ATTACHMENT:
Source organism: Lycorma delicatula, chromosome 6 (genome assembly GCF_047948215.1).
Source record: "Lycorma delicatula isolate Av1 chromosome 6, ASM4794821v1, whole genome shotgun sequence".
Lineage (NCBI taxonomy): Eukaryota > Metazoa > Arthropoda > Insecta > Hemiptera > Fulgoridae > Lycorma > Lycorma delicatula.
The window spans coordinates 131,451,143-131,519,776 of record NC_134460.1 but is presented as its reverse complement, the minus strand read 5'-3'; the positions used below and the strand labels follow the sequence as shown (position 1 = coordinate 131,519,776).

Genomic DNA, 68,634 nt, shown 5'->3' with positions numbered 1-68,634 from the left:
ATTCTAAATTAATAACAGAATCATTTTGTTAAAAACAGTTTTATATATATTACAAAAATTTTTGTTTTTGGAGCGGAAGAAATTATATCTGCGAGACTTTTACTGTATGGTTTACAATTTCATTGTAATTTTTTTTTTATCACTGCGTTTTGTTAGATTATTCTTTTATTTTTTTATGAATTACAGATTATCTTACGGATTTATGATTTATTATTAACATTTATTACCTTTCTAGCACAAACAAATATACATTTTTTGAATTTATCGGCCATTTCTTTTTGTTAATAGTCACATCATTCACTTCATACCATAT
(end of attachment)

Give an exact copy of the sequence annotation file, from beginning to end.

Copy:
Source organism: Lycorma delicatula, chromosome 6 (genome assembly GCF_047948215.1).
Source record: "Lycorma delicatula isolate Av1 chromosome 6, ASM4794821v1, whole genome shotgun sequence".
Lineage (NCBI taxonomy): Eukaryota > Metazoa > Arthropoda > Insecta > Hemiptera > Fulgoridae > Lycorma > Lycorma delicatula.
The window spans coordinates 131,451,143-131,519,776 of record NC_134460.1 but is presented as its reverse complement, the minus strand read 5'-3'; the positions used below and the strand labels follow the sequence as shown (position 1 = coordinate 131,519,776).

Genomic DNA, 68,634 nt, shown 5'->3' with positions numbered 1-68,634 from the left:
ATTCTAAATTAATAACAGAATCATTTTGTTAAAAACAGTTTTATATATATTACAAAAATTTTTGTTTTTGGAGCGGAAGAAATTATATCTGCGAGACTTTTACTGTATGGTTTACAATTTCATTGTAATTTTTTTTTTATCACTGCGTTTTGTTAGATTATTCTTTTATTTTTTTATGAATTACAGATTATCTTACGGATTTATGATTTATTATTAACATTTATTACCTTTCTAGCACAAACAAATATACATTTTTTGAATTTATCGGCCATTTCTTTTTGTTAATAGTCACATCATTCACTTCATACCATAT